Here is my problem. We have a private NPM registry which only works in VPN. I would like to have a fallback registry https://registry.npmjs.org so that when I am out of VPN it works seamlessly.

P.S. Currently I am using npmrc which does a good job in switching between .npmrc files as a workaround


14 Answers 14


You can have multiple registries for scoped packages in your .npmrc file. For example:

@polymer:registry=<url register A>

Packages under @polymer scope will be received from https://registry.npmjs.org, but the rest will be received from your local NPM.

  • 21
    Thank you for this advice. Could you please tell, is it possible to add authentication to these scoped registries? Because I need _auth key to my main registry.
    – Bloomca
    Oct 6, 2016 at 8:52
  • 5
    What is a scoped package? I've never heard of this.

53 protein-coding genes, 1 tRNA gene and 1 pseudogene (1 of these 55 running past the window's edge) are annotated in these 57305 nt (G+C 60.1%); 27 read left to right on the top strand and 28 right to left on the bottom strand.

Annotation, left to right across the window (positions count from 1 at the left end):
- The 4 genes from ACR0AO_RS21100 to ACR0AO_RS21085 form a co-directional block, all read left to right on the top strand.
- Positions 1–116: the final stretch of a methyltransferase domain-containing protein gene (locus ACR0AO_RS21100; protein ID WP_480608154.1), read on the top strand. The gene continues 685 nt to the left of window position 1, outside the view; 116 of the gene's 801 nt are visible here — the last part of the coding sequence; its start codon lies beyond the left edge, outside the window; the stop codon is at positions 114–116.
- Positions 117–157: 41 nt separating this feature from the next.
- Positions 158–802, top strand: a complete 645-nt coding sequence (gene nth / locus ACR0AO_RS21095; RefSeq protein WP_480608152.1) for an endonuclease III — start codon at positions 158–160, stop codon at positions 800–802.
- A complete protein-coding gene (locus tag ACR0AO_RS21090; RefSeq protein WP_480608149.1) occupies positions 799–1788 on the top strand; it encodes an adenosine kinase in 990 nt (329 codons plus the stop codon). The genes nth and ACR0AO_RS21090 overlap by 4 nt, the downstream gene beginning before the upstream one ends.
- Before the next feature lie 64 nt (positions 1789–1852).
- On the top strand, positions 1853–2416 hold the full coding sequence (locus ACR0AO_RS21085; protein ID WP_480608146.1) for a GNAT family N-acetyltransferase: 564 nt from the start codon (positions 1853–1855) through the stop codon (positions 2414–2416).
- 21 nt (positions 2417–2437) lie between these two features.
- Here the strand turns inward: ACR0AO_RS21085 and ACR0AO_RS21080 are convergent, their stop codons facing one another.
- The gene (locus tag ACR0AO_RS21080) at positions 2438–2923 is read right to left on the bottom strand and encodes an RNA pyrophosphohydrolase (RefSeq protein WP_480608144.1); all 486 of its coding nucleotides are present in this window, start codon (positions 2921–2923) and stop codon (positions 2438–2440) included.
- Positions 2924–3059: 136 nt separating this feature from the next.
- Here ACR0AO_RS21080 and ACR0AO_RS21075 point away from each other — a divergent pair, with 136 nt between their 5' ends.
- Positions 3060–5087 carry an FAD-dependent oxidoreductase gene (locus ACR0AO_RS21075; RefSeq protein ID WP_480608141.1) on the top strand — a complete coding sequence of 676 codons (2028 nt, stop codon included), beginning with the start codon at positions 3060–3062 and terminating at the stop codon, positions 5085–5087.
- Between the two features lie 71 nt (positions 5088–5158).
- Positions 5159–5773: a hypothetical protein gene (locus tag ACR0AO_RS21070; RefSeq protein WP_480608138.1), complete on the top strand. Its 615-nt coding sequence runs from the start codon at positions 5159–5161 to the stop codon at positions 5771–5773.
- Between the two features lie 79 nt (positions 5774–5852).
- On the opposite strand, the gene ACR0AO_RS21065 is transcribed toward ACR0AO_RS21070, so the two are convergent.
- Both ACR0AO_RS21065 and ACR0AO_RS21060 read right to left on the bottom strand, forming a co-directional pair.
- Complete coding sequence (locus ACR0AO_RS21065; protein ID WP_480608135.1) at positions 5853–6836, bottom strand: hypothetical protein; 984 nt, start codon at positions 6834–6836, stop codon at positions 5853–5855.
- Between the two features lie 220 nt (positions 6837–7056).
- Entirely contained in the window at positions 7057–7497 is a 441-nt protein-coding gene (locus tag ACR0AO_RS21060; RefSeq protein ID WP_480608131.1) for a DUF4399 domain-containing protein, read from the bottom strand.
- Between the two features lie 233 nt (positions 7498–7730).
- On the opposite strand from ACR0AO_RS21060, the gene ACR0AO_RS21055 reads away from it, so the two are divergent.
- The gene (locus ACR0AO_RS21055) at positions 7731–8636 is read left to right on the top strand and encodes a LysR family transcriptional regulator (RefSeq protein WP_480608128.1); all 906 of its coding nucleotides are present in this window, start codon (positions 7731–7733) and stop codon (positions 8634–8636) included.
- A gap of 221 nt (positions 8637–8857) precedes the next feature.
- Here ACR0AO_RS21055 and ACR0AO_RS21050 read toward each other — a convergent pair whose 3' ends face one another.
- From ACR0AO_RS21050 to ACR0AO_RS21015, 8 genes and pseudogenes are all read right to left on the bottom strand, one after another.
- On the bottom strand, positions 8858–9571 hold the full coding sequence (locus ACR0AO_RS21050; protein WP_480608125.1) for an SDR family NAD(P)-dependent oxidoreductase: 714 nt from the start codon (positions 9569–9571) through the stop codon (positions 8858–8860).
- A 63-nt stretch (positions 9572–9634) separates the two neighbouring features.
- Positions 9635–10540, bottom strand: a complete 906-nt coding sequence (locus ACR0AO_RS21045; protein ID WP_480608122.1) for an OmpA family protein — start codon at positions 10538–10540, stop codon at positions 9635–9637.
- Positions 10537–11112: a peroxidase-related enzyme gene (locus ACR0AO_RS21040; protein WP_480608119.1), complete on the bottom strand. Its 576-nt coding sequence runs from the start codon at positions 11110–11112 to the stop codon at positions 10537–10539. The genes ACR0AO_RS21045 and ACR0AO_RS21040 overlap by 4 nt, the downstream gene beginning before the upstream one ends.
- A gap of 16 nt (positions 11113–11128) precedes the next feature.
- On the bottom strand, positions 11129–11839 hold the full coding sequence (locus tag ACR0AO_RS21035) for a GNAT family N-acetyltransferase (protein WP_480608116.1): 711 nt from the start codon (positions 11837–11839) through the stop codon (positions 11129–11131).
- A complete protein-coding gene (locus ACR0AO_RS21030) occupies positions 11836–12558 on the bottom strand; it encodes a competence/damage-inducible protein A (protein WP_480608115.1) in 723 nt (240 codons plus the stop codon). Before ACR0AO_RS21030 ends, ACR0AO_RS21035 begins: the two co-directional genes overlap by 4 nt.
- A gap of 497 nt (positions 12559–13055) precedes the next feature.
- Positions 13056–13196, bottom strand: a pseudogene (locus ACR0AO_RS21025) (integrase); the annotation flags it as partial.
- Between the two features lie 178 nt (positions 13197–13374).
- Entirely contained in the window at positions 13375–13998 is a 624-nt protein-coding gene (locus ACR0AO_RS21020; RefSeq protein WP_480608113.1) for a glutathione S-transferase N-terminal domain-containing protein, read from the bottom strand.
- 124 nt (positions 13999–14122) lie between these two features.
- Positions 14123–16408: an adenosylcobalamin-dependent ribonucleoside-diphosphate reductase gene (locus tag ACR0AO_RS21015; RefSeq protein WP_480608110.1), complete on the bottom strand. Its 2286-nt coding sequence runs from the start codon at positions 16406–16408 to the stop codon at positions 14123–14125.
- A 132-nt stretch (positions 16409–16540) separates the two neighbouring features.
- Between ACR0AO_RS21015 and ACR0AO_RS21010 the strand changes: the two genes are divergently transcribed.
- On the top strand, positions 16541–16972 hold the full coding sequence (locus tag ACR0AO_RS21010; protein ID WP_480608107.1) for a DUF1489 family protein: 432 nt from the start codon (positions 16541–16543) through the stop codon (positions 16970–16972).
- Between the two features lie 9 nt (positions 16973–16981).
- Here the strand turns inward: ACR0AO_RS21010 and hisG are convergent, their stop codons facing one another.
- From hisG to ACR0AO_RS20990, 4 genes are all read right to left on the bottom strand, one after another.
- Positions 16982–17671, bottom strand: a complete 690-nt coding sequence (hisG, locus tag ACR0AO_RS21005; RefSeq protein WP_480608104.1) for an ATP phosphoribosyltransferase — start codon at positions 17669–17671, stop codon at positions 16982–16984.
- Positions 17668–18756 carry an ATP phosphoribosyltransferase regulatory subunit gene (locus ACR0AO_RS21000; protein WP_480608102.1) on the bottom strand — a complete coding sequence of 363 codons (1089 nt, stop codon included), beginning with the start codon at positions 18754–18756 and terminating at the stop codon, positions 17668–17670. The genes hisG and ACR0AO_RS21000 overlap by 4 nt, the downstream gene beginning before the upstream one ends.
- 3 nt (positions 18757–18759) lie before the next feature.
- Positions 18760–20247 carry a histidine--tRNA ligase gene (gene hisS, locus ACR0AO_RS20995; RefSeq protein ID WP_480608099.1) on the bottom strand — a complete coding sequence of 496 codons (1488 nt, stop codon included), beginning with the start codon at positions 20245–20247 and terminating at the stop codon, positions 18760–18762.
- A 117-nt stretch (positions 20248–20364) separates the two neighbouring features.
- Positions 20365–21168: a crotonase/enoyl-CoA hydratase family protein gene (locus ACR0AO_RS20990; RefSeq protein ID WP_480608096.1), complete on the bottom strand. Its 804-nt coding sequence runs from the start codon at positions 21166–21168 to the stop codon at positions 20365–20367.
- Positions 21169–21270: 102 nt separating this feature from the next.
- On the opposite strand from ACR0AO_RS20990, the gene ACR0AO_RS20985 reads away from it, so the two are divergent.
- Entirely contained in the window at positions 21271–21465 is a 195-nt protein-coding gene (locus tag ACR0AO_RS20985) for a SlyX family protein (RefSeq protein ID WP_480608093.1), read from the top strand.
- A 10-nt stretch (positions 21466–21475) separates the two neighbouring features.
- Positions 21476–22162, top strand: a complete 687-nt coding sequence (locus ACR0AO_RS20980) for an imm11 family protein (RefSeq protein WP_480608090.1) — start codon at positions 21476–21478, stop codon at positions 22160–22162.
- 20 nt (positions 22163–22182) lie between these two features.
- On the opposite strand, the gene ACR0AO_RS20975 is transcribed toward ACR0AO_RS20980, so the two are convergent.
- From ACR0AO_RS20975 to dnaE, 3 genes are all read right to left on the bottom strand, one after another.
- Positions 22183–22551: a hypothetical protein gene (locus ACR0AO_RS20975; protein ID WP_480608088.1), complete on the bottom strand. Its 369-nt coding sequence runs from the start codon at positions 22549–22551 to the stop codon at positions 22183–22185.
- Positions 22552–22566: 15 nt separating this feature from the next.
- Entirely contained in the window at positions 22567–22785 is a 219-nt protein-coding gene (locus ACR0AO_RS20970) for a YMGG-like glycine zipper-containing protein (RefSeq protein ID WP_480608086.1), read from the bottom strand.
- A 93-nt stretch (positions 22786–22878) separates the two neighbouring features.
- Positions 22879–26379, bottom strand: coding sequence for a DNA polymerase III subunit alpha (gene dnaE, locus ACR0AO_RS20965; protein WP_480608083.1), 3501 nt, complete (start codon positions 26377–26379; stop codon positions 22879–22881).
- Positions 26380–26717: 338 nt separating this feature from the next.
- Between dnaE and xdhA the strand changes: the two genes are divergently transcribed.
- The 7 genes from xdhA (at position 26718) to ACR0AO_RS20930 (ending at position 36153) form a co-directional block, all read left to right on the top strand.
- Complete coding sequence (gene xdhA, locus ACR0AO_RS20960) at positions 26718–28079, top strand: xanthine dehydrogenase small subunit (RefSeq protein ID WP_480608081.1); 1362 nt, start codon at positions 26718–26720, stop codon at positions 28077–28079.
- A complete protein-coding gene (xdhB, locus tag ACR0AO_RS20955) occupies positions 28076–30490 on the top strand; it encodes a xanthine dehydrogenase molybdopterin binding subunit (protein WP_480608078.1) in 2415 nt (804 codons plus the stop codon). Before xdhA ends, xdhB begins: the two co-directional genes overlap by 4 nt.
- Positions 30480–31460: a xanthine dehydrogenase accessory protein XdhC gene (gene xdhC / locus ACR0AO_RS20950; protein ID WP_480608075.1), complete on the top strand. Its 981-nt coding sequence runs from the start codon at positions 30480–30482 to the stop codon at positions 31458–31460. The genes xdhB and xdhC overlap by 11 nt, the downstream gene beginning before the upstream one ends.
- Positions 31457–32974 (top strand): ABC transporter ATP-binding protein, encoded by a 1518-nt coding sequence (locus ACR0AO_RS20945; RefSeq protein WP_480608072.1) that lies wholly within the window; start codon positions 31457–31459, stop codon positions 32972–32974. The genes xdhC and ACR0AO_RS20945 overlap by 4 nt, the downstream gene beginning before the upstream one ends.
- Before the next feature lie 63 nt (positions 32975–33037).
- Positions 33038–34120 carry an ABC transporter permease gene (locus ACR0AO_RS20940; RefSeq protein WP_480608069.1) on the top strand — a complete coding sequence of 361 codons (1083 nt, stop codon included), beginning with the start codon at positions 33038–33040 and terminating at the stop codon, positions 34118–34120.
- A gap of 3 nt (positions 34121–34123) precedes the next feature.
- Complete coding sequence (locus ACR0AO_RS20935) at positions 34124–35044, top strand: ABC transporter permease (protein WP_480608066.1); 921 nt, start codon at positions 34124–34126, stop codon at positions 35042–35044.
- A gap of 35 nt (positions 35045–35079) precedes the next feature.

– jcollum
    Oct 16, 2016 at 0:50
  • 3
    @jcollum, Scoped packages are simply packages that are grouped (or scoped) via a namespace. See docs.npmjs.com/misc/scope for details. Scoping can be used to associate several packages (like @angular) which makes it easy to know that a package (@angular/core) is part of Angular, but could also be a company like @mycompany/mypackage.
    – PatS
    Jun 22, 2018 at 21:13
  • 19
    Is this possible without scoped packages? let's say if we are looking for this specific package go to this registry, otherwise go to that registry Nov 27, 2018 at 14:16
  • 3
    @PinguinoSod, No it is still (as of Dec 2019) not possible for non-scoped packages. Sonatype is the only solution that I know of. See stackoverflow.com/a/50995915/3281336
    – PatS
    Dec 18, 2019 at 22:17

On version 4.4.1, if you can change package name, use:

npm config set @myco:registry http://reg.example.com

Where @myco is your package scope.

You can install package in this way:

npm install @myco/my-package

For more info: https://docs.npmjs.com/misc/scope

  • 1
    It is also required to init your package with the scope (npm init --scope=myco) and then publish it.